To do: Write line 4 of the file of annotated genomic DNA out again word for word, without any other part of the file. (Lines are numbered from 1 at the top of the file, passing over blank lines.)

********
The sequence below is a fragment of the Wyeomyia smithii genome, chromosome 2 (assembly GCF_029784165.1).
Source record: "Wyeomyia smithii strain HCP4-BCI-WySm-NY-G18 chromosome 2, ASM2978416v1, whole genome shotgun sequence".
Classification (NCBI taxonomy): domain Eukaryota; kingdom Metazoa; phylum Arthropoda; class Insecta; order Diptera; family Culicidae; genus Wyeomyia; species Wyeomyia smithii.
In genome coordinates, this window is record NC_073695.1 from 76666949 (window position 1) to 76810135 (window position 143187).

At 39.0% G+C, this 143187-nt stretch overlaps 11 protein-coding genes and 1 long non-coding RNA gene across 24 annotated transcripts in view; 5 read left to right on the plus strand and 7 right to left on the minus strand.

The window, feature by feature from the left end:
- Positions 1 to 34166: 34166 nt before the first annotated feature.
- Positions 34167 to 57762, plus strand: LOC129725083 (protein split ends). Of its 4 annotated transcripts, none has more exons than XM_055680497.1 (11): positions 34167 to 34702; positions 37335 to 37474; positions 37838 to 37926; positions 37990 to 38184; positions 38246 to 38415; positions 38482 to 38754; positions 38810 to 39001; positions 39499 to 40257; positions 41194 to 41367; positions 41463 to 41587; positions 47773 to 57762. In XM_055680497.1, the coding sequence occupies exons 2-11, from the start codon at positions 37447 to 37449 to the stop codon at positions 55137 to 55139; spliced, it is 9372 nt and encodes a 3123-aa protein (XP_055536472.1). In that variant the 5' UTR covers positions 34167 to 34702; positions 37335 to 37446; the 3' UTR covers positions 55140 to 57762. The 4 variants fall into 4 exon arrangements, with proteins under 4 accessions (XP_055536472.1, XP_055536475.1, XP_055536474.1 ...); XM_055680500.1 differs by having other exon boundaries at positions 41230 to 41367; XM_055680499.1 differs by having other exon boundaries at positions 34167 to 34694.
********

In genome coordinates, this window is record NC_073695.1 from 76666949 (window position 1) to 76810135 (window position 143187).